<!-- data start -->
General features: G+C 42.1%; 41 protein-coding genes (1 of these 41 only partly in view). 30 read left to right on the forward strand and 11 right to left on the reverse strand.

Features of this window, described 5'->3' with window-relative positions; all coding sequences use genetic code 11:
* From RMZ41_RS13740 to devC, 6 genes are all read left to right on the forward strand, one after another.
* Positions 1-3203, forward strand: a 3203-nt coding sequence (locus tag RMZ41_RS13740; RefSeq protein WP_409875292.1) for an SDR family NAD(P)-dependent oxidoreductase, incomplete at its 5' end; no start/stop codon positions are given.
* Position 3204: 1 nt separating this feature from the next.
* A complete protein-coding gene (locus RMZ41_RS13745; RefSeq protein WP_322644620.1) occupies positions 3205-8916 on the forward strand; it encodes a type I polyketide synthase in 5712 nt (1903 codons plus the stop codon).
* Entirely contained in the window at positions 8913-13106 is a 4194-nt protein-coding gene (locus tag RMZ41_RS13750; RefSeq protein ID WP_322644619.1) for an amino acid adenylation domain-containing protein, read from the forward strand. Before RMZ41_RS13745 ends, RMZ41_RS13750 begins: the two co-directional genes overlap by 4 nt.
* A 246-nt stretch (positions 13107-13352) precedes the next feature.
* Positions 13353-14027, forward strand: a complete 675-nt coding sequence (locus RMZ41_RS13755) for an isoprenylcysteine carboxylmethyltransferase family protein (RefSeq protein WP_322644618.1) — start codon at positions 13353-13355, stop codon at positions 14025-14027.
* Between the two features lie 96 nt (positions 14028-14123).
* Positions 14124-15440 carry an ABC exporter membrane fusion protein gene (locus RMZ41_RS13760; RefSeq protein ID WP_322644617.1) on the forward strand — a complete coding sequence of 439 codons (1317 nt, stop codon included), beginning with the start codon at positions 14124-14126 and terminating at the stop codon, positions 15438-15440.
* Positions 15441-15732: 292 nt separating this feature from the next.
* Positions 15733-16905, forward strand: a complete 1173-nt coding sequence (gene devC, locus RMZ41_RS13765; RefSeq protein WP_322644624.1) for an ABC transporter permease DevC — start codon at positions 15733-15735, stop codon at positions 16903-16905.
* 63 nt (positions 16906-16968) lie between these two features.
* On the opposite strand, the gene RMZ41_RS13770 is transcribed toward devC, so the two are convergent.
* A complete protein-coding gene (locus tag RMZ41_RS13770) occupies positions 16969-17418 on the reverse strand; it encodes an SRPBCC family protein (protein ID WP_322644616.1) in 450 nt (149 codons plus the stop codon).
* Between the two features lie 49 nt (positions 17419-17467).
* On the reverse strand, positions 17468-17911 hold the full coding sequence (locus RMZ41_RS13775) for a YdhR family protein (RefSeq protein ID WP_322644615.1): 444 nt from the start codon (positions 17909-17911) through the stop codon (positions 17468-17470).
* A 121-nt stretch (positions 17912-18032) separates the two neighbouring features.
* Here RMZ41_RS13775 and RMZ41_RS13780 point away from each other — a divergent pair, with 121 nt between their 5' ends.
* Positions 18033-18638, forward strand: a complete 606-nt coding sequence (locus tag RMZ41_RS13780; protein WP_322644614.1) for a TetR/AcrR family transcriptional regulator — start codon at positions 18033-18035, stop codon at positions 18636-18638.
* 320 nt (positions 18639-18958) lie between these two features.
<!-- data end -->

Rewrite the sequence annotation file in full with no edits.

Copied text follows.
General features: G+C 42.1%; 41 protein-coding genes (1 of these 41 only partly in view). 30 read left to right on the forward strand and 11 right to left on the reverse strand.

Features of this window, described 5'->3' with window-relative positions; all coding sequences use genetic code 11:
* From RMZ41_RS13740 to devC, 6 genes are all read left to right on the forward strand, one after another.
* Positions 1-3203, forward strand: a 3203-nt coding sequence (locus tag RMZ41_RS13740; RefSeq protein WP_409875292.1) for an SDR family NAD(P)-dependent oxidoreductase, incomplete at its 5' end; no start/stop codon positions are given.
* Position 3204: 1 nt separating this feature from the next.
* A complete protein-coding gene (locus RMZ41_RS13745; RefSeq protein WP_322644620.1) occupies positions 3205-8916 on the forward strand; it encodes a type I polyketide synthase in 5712 nt (1903 codons plus the stop codon).
* Entirely contained in the window at positions 8913-13106 is a 4194-nt protein-coding gene (locus tag RMZ41_RS13750; RefSeq protein ID WP_322644619.1) for an amino acid adenylation domain-containing protein, read from the forward strand. Before RMZ41_RS13745 ends, RMZ41_RS13750 begins: the two co-directional genes overlap by 4 nt.
* A 246-nt stretch (positions 13107-13352) precedes the next feature.
* Positions 13353-14027, forward strand: a complete 675-nt coding sequence (locus RMZ41_RS13755) for an isoprenylcysteine carboxylmethyltransferase family protein (RefSeq protein WP_322644618.1) — start codon at positions 13353-13355, stop codon at positions 14025-14027.
* Between the two features lie 96 nt (positions 14028-14123).
* Positions 14124-15440 carry an ABC exporter membrane fusion protein gene (locus RMZ41_RS13760; RefSeq protein ID WP_322644617.1) on the forward strand — a complete coding sequence of 439 codons (1317 nt, stop codon included), beginning with the start codon at positions 14124-14126 and terminating at the stop codon, positions 15438-15440.
* Positions 15441-15732: 292 nt separating this feature from the next.
* Positions 15733-16905, forward strand: a complete 1173-nt coding sequence (gene devC, locus RMZ41_RS13765; RefSeq protein WP_322644624.1) for an ABC transporter permease DevC — start codon at positions 15733-15735, stop codon at positions 16903-16905.
* 63 nt (positions 16906-16968) lie between these two features.
* On the opposite strand, the gene RMZ41_RS13770 is transcribed toward devC, so the two are convergent.
* A complete protein-coding gene (locus tag RMZ41_RS13770) occupies positions 16969-17418 on the reverse strand; it encodes an SRPBCC family protein (protein ID WP_322644616.1) in 450 nt (149 codons plus the stop codon).
* Between the two features lie 49 nt (positions 17419-17467).
* On the reverse strand, positions 17468-17911 hold the full coding sequence (locus RMZ41_RS13775) for a YdhR family protein (RefSeq protein ID WP_322644615.1): 444 nt from the start codon (positions 17909-17911) through the stop codon (positions 17468-17470).
* A 121-nt stretch (positions 17912-18032) separates the two neighbouring features.
* Here RMZ41_RS13775 and RMZ41_RS13780 point away from each other — a divergent pair, with 121 nt between their 5' ends.
* Positions 18033-18638, forward strand: a complete 606-nt coding sequence (locus tag RMZ41_RS13780; protein WP_322644614.1) for a TetR/AcrR family transcriptional regulator — start codon at positions 18033-18035, stop codon at positions 18636-18638.
* 320 nt (positions 18639-18958) lie between these two features.